We’re Aiming At 200 Feet Or More Of Sea Level Rise: Here’s What That Looks Like


The bad news: If we burn all of the planet’s fossil fuels, we’ll melt all of the world’s land ice.

The good news: You’ll be long gone so … party on!

Homo sapiens sapiens, the species with the ironic name, is not known for long-term thinking. So if the very real danger of Sandy-level storm surges coming every year or two in a half century — along with Dust-Bowlification of a third of the Earth’s habitable and arable landmass — isn’t enough to stop us from using the atmosphere as an open sewer for carbon pollution, then the prospect we are going to melt all of the Earth’s land ice and raise sea levels more than 200 feet over the next few millennia or so ain’t gonna do the trick.

Still, here’s what that would look like for the United States (via National Geographic):

On the bright side, think of all the great scuba diving there will be off of our new coastline!

A new analysis in Science Advances, “Combustion of available fossil fuel resources sufficient to eliminate the Antarctic Ice Sheet,” finds just that if temperatures rise 11°C (20°F). The earth would lose all of the Antarctic ice sheet — which is where 90 percent of the world’s land-locked ice is, enough to raise sea level by itself more than 160 feet. When you add in the Greenland ice sheet — whose point of no return is probably closer to 3°C warming — plus all of the other land-based glaciers and thermal expansion, you get sea level rise of over 200 feet.

You can read the news release of the study here.

My main issue with this modeling study is that it is doubly conservative. First, it lowballs how fast rapid sea level rise can start, given the latest observational studies from Antarctica, as leading scientists have pointed out. Second — and equally important — it lowballs how fast temperatures might rise.


On the first point, climatologist Michael Mann told Mashable, “I’m not convinced that the ice sheet model fully accounts for the complex dynamics relevant to predicting ice sheet collapse on timescales of decades to centuries, which I consider to be most relevant.”

Mann, the director of Penn State’s Earth System Science Center, added, “There is considerable empirical evidence that has been provided over the past couple years that we are likely already now committed to at least 3 to 4 meters of sea level rise from West Antarctic Ice loss, due to warming already in the pipeline and the destabilization of the ice shelves, which support the inland ice, due to southern ocean warming that has already taken place.”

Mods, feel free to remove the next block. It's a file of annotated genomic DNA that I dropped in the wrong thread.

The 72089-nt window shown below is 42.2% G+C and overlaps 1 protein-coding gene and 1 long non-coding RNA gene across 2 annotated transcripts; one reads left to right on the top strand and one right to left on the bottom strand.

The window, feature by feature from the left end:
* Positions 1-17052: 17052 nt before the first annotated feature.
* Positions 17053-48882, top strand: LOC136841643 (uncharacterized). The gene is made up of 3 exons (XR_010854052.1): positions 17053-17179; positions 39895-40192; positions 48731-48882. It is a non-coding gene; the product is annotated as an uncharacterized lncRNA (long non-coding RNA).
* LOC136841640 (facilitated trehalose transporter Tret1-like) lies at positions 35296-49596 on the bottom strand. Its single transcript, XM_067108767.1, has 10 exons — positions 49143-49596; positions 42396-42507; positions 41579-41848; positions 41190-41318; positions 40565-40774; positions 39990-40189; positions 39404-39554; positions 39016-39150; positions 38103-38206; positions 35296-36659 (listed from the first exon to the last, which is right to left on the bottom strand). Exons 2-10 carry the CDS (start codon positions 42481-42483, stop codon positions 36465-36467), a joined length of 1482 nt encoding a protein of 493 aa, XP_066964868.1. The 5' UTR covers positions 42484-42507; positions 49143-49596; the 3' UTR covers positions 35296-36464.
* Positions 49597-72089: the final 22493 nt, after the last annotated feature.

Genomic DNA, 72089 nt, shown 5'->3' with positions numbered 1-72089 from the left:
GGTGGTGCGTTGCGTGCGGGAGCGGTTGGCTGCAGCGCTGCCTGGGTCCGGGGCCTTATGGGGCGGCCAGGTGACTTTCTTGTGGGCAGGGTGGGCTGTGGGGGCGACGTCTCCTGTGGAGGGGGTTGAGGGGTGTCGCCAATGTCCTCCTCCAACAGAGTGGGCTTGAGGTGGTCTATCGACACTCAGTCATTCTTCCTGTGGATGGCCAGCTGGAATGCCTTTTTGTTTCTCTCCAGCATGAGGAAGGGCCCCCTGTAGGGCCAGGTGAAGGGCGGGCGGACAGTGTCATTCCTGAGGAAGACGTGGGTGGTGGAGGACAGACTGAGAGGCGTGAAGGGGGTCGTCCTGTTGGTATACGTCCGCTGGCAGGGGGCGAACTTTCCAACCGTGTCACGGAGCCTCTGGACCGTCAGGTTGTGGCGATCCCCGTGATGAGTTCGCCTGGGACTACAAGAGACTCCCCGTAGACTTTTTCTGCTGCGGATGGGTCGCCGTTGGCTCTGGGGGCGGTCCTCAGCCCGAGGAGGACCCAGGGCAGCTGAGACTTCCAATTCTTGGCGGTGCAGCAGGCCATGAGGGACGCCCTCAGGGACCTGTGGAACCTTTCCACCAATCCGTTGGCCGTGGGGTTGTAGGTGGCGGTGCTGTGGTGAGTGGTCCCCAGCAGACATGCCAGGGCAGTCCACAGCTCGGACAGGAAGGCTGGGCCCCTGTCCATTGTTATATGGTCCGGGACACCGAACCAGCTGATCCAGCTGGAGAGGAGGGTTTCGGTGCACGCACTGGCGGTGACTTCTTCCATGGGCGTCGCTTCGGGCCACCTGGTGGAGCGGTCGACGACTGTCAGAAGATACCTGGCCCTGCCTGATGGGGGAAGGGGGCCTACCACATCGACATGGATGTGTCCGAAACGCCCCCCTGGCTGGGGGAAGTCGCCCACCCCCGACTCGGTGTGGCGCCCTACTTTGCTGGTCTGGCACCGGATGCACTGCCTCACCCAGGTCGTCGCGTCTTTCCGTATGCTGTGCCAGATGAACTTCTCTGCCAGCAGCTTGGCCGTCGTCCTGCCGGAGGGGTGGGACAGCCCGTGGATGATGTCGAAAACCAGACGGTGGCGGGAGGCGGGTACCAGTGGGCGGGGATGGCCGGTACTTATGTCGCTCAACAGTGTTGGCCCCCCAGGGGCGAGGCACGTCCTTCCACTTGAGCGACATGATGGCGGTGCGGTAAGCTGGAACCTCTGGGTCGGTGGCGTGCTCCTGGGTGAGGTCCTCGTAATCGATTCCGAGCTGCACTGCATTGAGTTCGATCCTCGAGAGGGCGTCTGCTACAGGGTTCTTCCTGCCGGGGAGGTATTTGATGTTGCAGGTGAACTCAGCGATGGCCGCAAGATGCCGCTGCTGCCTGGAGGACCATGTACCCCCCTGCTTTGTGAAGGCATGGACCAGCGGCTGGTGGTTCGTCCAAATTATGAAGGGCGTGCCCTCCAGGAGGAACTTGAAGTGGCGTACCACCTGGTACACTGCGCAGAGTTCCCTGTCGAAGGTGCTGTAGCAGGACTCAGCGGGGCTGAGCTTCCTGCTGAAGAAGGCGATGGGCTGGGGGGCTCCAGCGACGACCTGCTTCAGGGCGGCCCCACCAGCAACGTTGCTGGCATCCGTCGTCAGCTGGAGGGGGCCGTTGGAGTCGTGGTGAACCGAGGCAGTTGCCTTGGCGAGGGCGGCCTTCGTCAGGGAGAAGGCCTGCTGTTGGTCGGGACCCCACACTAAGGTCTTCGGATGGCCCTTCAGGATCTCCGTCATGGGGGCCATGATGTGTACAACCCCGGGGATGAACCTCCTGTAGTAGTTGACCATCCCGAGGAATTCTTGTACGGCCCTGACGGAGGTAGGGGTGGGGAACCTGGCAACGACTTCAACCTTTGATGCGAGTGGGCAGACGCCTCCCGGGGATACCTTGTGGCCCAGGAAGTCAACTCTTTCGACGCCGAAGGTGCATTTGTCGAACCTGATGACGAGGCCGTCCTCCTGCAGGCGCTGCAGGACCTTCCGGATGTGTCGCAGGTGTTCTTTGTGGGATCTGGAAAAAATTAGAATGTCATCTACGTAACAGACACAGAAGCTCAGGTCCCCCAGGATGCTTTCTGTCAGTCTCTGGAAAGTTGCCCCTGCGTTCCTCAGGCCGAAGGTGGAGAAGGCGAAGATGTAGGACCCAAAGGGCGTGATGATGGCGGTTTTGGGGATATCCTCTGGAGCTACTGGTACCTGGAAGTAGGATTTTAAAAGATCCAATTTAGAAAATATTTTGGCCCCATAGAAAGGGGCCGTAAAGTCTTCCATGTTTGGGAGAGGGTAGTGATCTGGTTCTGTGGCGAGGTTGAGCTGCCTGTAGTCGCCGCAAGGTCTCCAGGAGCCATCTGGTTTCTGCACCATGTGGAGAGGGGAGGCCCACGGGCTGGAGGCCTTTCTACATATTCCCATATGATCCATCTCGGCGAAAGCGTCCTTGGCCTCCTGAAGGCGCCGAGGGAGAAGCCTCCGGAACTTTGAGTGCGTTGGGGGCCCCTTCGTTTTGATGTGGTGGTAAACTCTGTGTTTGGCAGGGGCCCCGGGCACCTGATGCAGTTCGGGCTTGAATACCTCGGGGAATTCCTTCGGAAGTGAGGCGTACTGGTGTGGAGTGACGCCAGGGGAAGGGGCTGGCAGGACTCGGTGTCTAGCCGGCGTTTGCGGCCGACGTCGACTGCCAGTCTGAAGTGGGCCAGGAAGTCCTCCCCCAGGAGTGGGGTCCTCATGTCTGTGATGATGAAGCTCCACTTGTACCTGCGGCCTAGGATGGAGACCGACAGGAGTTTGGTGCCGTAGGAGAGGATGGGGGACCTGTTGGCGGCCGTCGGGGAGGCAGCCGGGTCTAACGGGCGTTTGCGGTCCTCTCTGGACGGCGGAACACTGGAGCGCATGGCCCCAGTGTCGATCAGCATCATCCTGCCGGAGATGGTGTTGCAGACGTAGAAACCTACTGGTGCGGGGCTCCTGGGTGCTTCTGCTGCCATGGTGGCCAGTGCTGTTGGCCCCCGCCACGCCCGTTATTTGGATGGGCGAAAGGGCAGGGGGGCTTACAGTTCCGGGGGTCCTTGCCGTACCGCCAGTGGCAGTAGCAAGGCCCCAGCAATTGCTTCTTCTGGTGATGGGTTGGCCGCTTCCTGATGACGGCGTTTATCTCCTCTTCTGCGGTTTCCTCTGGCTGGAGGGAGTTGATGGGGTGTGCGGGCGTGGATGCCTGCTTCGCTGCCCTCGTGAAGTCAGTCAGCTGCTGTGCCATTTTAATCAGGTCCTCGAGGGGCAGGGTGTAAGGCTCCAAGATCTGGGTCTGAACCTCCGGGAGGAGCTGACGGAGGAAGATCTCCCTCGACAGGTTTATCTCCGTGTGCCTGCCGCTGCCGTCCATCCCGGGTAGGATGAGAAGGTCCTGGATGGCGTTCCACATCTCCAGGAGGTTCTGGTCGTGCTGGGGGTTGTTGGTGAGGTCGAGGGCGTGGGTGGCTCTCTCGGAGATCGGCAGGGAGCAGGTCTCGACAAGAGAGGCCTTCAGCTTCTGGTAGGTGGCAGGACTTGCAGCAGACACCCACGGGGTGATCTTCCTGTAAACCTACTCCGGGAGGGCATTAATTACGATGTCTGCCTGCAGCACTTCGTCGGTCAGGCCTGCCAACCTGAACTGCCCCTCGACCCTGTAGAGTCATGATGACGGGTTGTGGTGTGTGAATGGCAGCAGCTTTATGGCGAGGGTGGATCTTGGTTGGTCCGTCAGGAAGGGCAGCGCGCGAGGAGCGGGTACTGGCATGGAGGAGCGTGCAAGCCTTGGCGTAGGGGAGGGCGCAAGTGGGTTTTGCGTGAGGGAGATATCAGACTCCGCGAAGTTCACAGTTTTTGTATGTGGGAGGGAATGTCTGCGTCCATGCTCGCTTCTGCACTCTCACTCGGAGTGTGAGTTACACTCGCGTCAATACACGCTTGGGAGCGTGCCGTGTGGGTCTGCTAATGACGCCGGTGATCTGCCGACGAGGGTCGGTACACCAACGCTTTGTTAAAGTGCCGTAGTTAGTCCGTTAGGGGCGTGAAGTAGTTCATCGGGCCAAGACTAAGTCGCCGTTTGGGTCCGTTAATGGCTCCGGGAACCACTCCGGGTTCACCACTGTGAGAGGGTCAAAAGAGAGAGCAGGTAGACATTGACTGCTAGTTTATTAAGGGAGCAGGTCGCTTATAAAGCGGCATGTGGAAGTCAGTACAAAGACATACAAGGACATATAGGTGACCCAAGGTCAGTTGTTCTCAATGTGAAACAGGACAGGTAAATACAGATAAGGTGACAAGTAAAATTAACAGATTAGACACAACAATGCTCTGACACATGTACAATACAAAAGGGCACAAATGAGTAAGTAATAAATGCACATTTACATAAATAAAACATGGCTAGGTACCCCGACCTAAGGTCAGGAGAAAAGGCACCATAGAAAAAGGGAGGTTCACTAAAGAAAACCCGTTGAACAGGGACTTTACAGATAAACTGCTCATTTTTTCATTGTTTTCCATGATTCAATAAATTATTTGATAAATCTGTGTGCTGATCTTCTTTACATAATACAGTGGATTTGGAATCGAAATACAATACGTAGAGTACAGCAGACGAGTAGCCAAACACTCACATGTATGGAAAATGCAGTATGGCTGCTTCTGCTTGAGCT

James Hansen and 16 leading climate experts — including some of the world’s foremost authorities on Antarctic melt and sea level rise — warned in July we face “sea level rise of several meters in 50, 100 or 200 years,” which means as early as this century but in any case, sooner than expected. They also warn that even with the less than 1°C of warming we already have, ice sheet melt appears to be putting sea level rise on an exponential growth path that would bring 10 feet of sea level rise sooner, rather than later — even if we stabilize at 2°C total warming.

The science has made clear for a long time that we don’t need to burn anywhere close to all of the world’s fossil fuels to have beyond-catastrophic sea level rise. A March 2012 National Science Foundation news release on paleoclimate research warned, “Global Sea Level Likely to Rise as Much as 70 Feet in Future Generations.” The lead author pointed out, “The natural state of the Earth with present carbon dioxide levels is one with sea levels about 70 feet higher than now.” A 2009 paper in Science concluded that when CO2 levels were this high 15 million years ago, it was 5° to 10°F warmer and seas were 75 to 120 feet higher.

Second, it is very far from clear that we need to burn all of the world’s fossil fuels to get 11°C warming. The study uses an “assumed climate sensitivity” of “about 3.1°C.” That number is in the mid-range of current estimates from the U.N. Intergovernmental Panel on Climate Change for how much warming you get with a doubling of CO2 levels — say, from preindustrial levels of 280 parts per million to 560 ppm. But, as I’ve discussed, such estimates assume the climate is sensitive to only fast feedbacks like sea ice retreat and increased water vapor and that there are no slow, decade scale feedbacks.


Yet we know there are many major slow feedbacks that are not included in current climate models, such as the release of carbon dioxide and methane from the thawing permafrost. And we know that all of those feedbacks become stronger and faster the hotter the temperature gets. That’s why various paleoclimate studies find that the Earth has warmed up much more in response to pulses of CO2 and CH4 than current models suggest.

We have been headed toward 900 to 1000 ppm of CO2 over the next century on our current emissions path. According to a 2011 study in the journal Science, the last time the Earth saw such levels of CO2, it was 29°F (16°C) hotter. The paleoclimate data suggests CO2 “may have at least twice the effect on global temperatures than currently projected by computer models.”

The good news is that, if Paris succeeds and the climate science deniers don’t, then we may well avoid that level of CO2 — assuming we can also avoid the worst carbon cycle feedbacks, which appear to really start kicking in around 2°C.

The bad news is that if, as still appears likely, we blow past 2°C warming, then we are likely to see quite rapid and irreversible sea level rise this century and beyond.